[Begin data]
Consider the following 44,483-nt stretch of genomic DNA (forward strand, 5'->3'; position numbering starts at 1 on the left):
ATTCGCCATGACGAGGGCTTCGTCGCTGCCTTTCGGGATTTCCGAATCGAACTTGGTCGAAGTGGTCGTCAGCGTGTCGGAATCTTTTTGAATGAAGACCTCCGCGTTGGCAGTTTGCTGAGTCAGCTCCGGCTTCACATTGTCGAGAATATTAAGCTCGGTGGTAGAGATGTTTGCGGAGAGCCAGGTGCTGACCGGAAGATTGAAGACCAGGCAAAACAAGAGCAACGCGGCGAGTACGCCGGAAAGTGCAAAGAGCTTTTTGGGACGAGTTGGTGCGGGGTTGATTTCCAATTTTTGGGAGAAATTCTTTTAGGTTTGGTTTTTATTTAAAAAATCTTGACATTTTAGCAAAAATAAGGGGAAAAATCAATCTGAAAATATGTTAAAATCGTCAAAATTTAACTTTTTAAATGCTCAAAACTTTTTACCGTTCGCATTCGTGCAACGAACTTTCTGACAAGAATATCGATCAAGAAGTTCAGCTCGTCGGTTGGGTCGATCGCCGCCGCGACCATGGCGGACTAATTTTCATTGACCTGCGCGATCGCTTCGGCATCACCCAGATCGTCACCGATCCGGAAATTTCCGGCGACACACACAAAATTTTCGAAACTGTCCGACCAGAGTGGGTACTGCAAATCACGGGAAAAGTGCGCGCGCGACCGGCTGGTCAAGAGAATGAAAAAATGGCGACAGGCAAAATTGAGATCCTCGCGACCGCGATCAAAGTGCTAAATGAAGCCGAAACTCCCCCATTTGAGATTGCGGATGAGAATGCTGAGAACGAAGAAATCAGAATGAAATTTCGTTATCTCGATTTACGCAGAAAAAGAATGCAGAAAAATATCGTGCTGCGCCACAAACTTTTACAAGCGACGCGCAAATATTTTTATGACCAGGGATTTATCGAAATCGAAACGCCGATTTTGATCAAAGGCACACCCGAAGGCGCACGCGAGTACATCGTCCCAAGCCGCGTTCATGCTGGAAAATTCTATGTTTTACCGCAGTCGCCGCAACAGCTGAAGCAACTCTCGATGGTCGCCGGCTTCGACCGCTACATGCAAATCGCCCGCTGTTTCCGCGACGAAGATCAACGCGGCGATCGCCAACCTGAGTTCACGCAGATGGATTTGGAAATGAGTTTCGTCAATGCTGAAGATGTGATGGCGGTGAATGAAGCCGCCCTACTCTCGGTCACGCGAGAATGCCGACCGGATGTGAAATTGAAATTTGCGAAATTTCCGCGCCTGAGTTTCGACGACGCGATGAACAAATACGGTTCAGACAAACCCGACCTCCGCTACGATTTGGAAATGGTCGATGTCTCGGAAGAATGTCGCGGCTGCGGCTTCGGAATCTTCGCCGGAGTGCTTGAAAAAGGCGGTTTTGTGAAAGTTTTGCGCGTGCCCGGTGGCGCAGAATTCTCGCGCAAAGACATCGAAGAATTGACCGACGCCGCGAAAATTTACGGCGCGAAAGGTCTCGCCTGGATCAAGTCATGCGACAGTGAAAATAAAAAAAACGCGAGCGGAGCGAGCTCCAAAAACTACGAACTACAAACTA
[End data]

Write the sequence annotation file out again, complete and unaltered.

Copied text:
Consider the following 44,483-nt stretch of genomic DNA (forward strand, 5'->3'; position numbering starts at 1 on the left):
ATTCGCCATGACGAGGGCTTCGTCGCTGCCTTTCGGGATTTCCGAATCGAACTTGGTCGAAGTGGTCGTCAGCGTGTCGGAATCTTTTTGAATGAAGACCTCCGCGTTGGCAGTTTGCTGAGTCAGCTCCGGCTTCACATTGTCGAGAATATTAAGCTCGGTGGTAGAGATGTTTGCGGAGAGCCAGGTGCTGACCGGAAGATTGAAGACCAGGCAAAACAAGAGCAACGCGGCGAGTACGCCGGAAAGTGCAAAGAGCTTTTTGGGACGAGTTGGTGCGGGGTTGATTTCCAATTTTTGGGAGAAATTCTTTTAGGTTTGGTTTTTATTTAAAAAATCTTGACATTTTAGCAAAAATAAGGGGAAAAATCAATCTGAAAATATGTTAAAATCGTCAAAATTTAACTTTTTAAATGCTCAAAACTTTTTACCGTTCGCATTCGTGCAACGAACTTTCTGACAAGAATATCGATCAAGAAGTTCAGCTCGTCGGTTGGGTCGATCGCCGCCGCGACCATGGCGGACTAATTTTCATTGACCTGCGCGATCGCTTCGGCATCACCCAGATCGTCACCGATCCGGAAATTTCCGGCGACACACACAAAATTTTCGAAACTGTCCGACCAGAGTGGGTACTGCAAATCACGGGAAAAGTGCGCGCGCGACCGGCTGGTCAAGAGAATGAAAAAATGGCGACAGGCAAAATTGAGATCCTCGCGACCGCGATCAAAGTGCTAAATGAAGCCGAAACTCCCCCATTTGAGATTGCGGATGAGAATGCTGAGAACGAAGAAATCAGAATGAAATTTCGTTATCTCGATTTACGCAGAAAAAGAATGCAGAAAAATATCGTGCTGCGCCACAAACTTTTACAAGCGACGCGCAAATATTTTTATGACCAGGGATTTATCGAAATCGAAACGCCGATTTTGATCAAAGGCACACCCGAAGGCGCACGCGAGTACATCGTCCCAAGCCGCGTTCATGCTGGAAAATTCTATGTTTTACCGCAGTCGCCGCAACAGCTGAAGCAACTCTCGATGGTCGCCGGCTTCGACCGCTACATGCAAATCGCCCGCTGTTTCCGCGACGAAGATCAACGCGGCGATCGCCAACCTGAGTTCACGCAGATGGATTTGGAAATGAGTTTCGTCAATGCTGAAGATGTGATGGCGGTGAATGAAGCCGCCCTACTCTCGGTCACGCGAGAATGCCGACCGGATGTGAAATTGAAATTTGCGAAATTTCCGCGCCTGAGTTTCGACGACGCGATGAACAAATACGGTTCAGACAAACCCGACCTCCGCTACGATTTGGAAATGGTCGATGTCTCGGAAGAATGTCGCGGCTGCGGCTTCGGAATCTTCGCCGGAGTGCTTGAAAAAGGCGGTTTTGTGAAAGTTTTGCGCGTGCCCGGTGGCGCAGAATTCTCGCGCAAAGACATCGAAGAATTGACCGACGCCGCGAAAATTTACGGCGCGAAAGGTCTCGCCTGGATCAAGTCATGCGACAGTGAAAATAAAAAAAACGCGAGCGGAGCGAGCTCCAAAAACTACGAACTACAAACTA